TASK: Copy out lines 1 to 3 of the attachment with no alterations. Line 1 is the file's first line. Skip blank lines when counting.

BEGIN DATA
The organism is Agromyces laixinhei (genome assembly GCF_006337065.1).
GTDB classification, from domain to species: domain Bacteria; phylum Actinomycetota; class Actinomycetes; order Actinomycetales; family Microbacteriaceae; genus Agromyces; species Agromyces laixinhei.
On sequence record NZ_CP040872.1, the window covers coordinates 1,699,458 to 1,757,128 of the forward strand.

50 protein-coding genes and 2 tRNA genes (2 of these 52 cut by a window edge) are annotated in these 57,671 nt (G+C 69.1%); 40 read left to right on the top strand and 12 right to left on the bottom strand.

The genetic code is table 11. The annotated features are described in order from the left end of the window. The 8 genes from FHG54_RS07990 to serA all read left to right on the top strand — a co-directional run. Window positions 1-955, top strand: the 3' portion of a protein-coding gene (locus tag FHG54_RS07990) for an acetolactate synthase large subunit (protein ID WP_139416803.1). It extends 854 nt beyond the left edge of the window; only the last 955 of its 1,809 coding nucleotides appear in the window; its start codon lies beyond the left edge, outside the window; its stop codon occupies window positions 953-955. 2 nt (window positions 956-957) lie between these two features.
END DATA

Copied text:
The organism is Agromyces laixinhei (genome assembly GCF_006337065.1).
GTDB classification, from domain to species: domain Bacteria; phylum Actinomycetota; class Actinomycetes; order Actinomycetales; family Microbacteriaceae; genus Agromyces; species Agromyces laixinhei.
On sequence record NZ_CP040872.1, the window covers coordinates 1,699,458 to 1,757,128 of the forward strand.